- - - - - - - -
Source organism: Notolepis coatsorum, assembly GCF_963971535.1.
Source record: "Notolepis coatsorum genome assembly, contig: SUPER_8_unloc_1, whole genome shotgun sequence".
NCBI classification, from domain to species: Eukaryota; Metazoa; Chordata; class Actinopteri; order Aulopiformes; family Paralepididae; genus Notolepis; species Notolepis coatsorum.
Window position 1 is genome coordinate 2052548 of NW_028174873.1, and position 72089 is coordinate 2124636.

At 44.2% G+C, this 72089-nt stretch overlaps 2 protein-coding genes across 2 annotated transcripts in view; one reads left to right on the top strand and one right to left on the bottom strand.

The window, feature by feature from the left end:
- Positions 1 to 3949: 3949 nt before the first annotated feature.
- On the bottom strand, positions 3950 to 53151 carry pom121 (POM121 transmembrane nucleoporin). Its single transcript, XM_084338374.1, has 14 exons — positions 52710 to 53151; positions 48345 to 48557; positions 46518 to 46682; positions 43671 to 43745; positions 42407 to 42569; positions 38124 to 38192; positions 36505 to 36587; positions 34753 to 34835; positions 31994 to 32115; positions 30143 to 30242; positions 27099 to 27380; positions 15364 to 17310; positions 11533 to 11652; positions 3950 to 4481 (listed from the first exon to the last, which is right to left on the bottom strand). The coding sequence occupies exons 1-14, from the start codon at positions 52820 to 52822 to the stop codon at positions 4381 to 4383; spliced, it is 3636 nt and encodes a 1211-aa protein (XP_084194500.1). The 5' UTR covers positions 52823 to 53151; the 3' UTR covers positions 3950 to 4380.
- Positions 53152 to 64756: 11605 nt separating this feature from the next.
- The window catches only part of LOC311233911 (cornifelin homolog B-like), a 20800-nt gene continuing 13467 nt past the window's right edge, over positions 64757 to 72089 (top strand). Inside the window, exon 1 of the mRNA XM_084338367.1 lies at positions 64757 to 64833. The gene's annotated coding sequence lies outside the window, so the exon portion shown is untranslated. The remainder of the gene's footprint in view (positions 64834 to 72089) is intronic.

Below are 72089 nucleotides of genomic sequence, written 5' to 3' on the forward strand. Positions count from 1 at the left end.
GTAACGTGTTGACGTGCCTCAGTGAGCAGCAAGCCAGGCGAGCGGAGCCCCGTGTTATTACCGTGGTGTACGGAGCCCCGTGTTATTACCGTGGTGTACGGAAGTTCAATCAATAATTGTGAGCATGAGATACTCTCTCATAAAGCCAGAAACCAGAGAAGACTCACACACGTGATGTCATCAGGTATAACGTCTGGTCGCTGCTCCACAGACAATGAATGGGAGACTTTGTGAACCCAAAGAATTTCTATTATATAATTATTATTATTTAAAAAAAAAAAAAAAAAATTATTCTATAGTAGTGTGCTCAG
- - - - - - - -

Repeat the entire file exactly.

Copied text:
Source organism: Notolepis coatsorum, assembly GCF_963971535.1.
Source record: "Notolepis coatsorum genome assembly, contig: SUPER_8_unloc_1, whole genome shotgun sequence".
NCBI classification, from domain to species: Eukaryota; Metazoa; Chordata; class Actinopteri; order Aulopiformes; family Paralepididae; genus Notolepis; species Notolepis coatsorum.
Window position 1 is genome coordinate 2052548 of NW_028174873.1, and position 72089 is coordinate 2124636.

At 44.2% G+C, this 72089-nt stretch overlaps 2 protein-coding genes across 2 annotated transcripts in view; one reads left to right on the top strand and one right to left on the bottom strand.

The window, feature by feature from the left end:
- Positions 1 to 3949: 3949 nt before the first annotated feature.
- On the bottom strand, positions 3950 to 53151 carry pom121 (POM121 transmembrane nucleoporin). Its single transcript, XM_084338374.1, has 14 exons — positions 52710 to 53151; positions 48345 to 48557; positions 46518 to 46682; positions 43671 to 43745; positions 42407 to 42569; positions 38124 to 38192; positions 36505 to 36587; positions 34753 to 34835; positions 31994 to 32115; positions 30143 to 30242; positions 27099 to 27380; positions 15364 to 17310; positions 11533 to 11652; positions 3950 to 4481 (listed from the first exon to the last, which is right to left on the bottom strand). The coding sequence occupies exons 1-14, from the start codon at positions 52820 to 52822 to the stop codon at positions 4381 to 4383; spliced, it is 3636 nt and encodes a 1211-aa protein (XP_084194500.1). The 5' UTR covers positions 52823 to 53151; the 3' UTR covers positions 3950 to 4380.
- Positions 53152 to 64756: 11605 nt separating this feature from the next.
- The window catches only part of LOC311233911 (cornifelin homolog B-like), a 20800-nt gene continuing 13467 nt past the window's right edge, over positions 64757 to 72089 (top strand). Inside the window, exon 1 of the mRNA XM_084338367.1 lies at positions 64757 to 64833. The gene's annotated coding sequence lies outside the window, so the exon portion shown is untranslated. The remainder of the gene's footprint in view (positions 64834 to 72089) is intronic.

Below are 72089 nucleotides of genomic sequence, written 5' to 3' on the forward strand. Positions count from 1 at the left end.
GTAACGTGTTGACGTGCCTCAGTGAGCAGCAAGCCAGGCGAGCGGAGCCCCGTGTTATTACCGTGGTGTACGGAGCCCCGTGTTATTACCGTGGTGTACGGAAGTTCAATCAATAATTGTGAGCATGAGATACTCTCTCATAAAGCCAGAAACCAGAGAAGACTCACACACGTGATGTCATCAGGTATAACGTCTGGTCGCTGCTCCACAGACAATGAATGGGAGACTTTGTGAACCCAAAGAATTTCTATTATATAATTATTATTATTTAAAAAAAAAAAAAAAAAATTATTCTATAGTAGTGTGCTCAG